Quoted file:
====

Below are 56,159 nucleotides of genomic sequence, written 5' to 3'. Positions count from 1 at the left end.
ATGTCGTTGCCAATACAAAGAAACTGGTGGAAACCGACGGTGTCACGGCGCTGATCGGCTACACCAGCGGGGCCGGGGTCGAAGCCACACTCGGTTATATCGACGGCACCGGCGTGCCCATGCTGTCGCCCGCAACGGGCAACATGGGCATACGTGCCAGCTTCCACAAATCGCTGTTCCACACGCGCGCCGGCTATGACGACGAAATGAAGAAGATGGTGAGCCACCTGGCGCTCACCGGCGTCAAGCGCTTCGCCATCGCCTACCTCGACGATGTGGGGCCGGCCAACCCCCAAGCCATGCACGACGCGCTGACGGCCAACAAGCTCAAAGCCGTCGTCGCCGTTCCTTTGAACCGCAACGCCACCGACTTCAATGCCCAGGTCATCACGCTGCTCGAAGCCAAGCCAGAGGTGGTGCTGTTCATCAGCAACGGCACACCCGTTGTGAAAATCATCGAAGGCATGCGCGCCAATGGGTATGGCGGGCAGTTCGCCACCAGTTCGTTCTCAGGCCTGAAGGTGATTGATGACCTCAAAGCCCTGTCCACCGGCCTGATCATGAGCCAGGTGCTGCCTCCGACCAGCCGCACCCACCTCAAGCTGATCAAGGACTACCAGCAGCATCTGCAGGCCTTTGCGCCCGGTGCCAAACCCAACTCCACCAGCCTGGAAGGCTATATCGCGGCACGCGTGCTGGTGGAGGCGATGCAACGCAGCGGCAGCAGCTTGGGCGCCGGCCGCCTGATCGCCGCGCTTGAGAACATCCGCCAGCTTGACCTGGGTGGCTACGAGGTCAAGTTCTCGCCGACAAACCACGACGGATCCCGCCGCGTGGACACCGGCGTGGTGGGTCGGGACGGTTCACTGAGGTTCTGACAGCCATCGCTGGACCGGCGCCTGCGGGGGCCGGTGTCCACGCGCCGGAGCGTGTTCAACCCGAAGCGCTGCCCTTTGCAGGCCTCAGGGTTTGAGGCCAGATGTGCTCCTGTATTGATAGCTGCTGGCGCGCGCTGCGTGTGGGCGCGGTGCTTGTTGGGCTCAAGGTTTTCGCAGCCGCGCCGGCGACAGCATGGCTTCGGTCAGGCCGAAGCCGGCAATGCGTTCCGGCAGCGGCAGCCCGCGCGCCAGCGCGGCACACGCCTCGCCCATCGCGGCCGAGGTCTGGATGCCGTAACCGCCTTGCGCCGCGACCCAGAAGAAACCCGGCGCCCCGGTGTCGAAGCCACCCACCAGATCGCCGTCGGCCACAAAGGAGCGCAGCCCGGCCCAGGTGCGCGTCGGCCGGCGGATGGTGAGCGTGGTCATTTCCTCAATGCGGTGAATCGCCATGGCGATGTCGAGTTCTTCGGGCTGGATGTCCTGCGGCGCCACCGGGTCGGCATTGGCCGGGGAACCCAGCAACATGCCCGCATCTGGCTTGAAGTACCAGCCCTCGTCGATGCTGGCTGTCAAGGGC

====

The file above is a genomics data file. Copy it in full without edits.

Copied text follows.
Below are 56,159 nucleotides of genomic sequence, written 5' to 3'. Positions count from 1 at the left end.
ATGTCGTTGCCAATACAAAGAAACTGGTGGAAACCGACGGTGTCACGGCGCTGATCGGCTACACCAGCGGGGCCGGGGTCGAAGCCACACTCGGTTATATCGACGGCACCGGCGTGCCCATGCTGTCGCCCGCAACGGGCAACATGGGCATACGTGCCAGCTTCCACAAATCGCTGTTCCACACGCGCGCCGGCTATGACGACGAAATGAAGAAGATGGTGAGCCACCTGGCGCTCACCGGCGTCAAGCGCTTCGCCATCGCCTACCTCGACGATGTGGGGCCGGCCAACCCCCAAGCCATGCACGACGCGCTGACGGCCAACAAGCTCAAAGCCGTCGTCGCCGTTCCTTTGAACCGCAACGCCACCGACTTCAATGCCCAGGTCATCACGCTGCTCGAAGCCAAGCCAGAGGTGGTGCTGTTCATCAGCAACGGCACACCCGTTGTGAAAATCATCGAAGGCATGCGCGCCAATGGGTATGGCGGGCAGTTCGCCACCAGTTCGTTCTCAGGCCTGAAGGTGATTGATGACCTCAAAGCCCTGTCCACCGGCCTGATCATGAGCCAGGTGCTGCCTCCGACCAGCCGCACCCACCTCAAGCTGATCAAGGACTACCAGCAGCATCTGCAGGCCTTTGCGCCCGGTGCCAAACCCAACTCCACCAGCCTGGAAGGCTATATCGCGGCACGCGTGCTGGTGGAGGCGATGCAACGCAGCGGCAGCAGCTTGGGCGCCGGCCGCCTGATCGCCGCGCTTGAGAACATCCGCCAGCTTGACCTGGGTGGCTACGAGGTCAAGTTCTCGCCGACAAACCACGACGGATCCCGCCGCGTGGACACCGGCGTGGTGGGTCGGGACGGTTCACTGAGGTTCTGACAGCCATCGCTGGACCGGCGCCTGCGGGGGCCGGTGTCCACGCGCCGGAGCGTGTTCAACCCGAAGCGCTGCCCTTTGCAGGCCTCAGGGTTTGAGGCCAGATGTGCTCCTGTATTGATAGCTGCTGGCGCGCGCTGCGTGTGGGCGCGGTGCTTGTTGGGCTCAAGGTTTTCGCAGCCGCGCCGGCGACAGCATGGCTTCGGTCAGGCCGAAGCCGGCAATGCGTTCCGGCAGCGGCAGCCCGCGCGCCAGCGCGGCACACGCCTCGCCCATCGCGGCCGAGGTCTGGATGCCGTAACCGCCTTGCGCCGCGACCCAGAAGAAACCCGGCGCCCCGGTGTCGAAGCCACCCACCAGATCGCCGTCGGCCACAAAGGAGCGCAGCCCGGCCCAGGTGCGCGTCGGCCGGCGGATGGTGAGCGTGGTCATTTCCTCAATGCGGTGAATCGCCATGGCGATGTCGAGTTCTTCGGGCTGGATGTCCTGCGGCGCCACCGGGTCGGCATTGGCCGGGGAACCCAGCAACATGCCCGCATCTGGCTTGAAGTACCAGCCCTCGTCGATGCTGGCTGTCAAGGGC